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2009 Grants - Smith
Xanthine Oxidase in Alzheimer's: Mechanistic and Therapeutic Opportunities
Mark A. Smith, Ph.D.
Case Western Reserve University
2009 New Investigator Research Grant
Oxidative stress has been implicated as one possible cause of Alzheimer pathology. Unfortunately, treatments using antioxidant drugs to slow or halt the disease have had little success. These drugs are designed to remove free radicals from tissue, but they are often unable to keep up with the rate at which free radicals are produced.
Mark A. Smith, Ph.D. and colleagues are studying free radical production and antioxidant therapies in the brain. They have found that a major source of free radicals in the brain is an enzyme called xanthine oxidase. The researchers have also found preliminary evidence that persons taking allopurinol, a drug that inhibits xanthine oxidase, have a lower risk of developing Alzheimer's disease.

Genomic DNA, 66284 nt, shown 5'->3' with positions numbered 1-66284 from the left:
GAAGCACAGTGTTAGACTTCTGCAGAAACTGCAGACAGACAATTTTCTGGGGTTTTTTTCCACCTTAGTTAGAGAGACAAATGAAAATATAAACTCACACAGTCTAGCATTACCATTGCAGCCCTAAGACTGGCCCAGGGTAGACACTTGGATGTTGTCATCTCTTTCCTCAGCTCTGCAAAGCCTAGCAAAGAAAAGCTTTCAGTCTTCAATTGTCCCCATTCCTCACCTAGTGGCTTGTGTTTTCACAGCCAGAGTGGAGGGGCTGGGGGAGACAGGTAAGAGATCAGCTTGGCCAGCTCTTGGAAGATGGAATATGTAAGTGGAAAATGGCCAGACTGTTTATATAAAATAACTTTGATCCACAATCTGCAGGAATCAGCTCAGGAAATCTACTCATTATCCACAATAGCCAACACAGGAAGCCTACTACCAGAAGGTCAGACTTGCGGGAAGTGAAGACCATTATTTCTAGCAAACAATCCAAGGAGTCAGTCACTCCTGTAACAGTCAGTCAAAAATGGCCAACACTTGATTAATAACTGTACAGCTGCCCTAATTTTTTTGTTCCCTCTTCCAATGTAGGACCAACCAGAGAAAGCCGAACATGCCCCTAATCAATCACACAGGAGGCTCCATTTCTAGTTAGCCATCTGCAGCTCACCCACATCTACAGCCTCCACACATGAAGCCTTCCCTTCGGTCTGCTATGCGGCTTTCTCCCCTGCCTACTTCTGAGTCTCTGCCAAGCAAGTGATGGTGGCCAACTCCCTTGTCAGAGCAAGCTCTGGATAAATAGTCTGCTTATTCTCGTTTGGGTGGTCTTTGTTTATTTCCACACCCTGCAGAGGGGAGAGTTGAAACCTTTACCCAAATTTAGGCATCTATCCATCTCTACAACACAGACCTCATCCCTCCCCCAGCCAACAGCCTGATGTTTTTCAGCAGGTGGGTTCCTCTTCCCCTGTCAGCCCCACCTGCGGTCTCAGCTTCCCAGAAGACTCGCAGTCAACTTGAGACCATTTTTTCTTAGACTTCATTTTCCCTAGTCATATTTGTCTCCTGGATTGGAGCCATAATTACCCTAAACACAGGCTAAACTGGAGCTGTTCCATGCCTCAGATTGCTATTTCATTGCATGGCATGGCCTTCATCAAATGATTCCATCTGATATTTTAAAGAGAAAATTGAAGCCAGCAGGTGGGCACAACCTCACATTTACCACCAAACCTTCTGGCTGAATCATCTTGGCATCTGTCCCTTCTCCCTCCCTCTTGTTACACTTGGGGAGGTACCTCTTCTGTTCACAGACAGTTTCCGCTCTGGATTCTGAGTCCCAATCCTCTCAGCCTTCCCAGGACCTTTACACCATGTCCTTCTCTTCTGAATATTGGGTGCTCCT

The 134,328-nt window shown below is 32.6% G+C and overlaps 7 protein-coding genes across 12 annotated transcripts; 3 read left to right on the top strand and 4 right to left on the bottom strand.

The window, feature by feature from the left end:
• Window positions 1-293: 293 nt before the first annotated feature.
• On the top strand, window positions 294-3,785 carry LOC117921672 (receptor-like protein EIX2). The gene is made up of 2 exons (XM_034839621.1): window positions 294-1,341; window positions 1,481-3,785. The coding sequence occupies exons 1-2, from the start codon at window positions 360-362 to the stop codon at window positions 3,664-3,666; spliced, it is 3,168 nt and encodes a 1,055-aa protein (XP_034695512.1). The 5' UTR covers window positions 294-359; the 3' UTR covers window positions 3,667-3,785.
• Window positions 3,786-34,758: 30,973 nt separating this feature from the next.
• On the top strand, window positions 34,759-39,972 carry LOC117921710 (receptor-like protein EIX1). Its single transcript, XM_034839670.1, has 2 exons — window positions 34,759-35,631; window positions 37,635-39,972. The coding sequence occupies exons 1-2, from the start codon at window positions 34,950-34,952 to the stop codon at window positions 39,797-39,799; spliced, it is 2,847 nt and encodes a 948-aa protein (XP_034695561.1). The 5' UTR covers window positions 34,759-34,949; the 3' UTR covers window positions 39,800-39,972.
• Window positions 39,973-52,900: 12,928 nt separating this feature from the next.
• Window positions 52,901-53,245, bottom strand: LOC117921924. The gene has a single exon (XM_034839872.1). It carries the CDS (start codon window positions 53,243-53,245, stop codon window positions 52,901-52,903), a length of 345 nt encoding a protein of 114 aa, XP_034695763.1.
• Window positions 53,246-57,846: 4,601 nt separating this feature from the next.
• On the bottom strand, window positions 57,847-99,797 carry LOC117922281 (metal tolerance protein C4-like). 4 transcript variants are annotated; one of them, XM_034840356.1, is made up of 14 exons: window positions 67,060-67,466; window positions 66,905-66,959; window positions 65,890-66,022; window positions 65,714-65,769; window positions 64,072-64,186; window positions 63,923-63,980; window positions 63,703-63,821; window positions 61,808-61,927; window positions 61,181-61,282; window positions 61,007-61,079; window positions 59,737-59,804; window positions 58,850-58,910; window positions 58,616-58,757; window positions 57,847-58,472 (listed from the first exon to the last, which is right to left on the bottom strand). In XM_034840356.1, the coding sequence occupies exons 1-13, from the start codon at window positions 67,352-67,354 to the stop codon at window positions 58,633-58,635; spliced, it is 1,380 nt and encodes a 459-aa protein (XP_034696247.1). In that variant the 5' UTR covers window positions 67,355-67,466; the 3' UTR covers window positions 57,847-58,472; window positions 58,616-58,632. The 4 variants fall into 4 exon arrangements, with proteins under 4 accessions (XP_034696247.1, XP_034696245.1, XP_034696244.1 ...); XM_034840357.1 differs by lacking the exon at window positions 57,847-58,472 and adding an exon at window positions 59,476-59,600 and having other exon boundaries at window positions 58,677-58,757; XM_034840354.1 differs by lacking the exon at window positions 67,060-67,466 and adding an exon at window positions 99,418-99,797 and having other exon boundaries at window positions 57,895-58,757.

Dr. Smith and colleagues plan to perform in-depth studies of xanthine oxidase and its possible role in Alzheimer's disease. They will examine the activity of xanthine oxidase in the serum and cerebrospinal fluid of persons with Alzheimer's disease to determine if enzyme activity is related to disease onset. They will also study genetic variants of xanthine oxidase to determine if some variants are more closely associated with disease than others.
Using mice that have been genetically altered to exhibit Alzheimer-like disease characteristics, Dr, Smith's team will study whether allopurinol or other inhibitors of xanthine oxidase slow or prevent the onset or progression of disease. These studies will help to determine whether inhibitors of xanthine oxidase warrant further study as potential treatments to slow or halt the progression of Alzheimer's disease.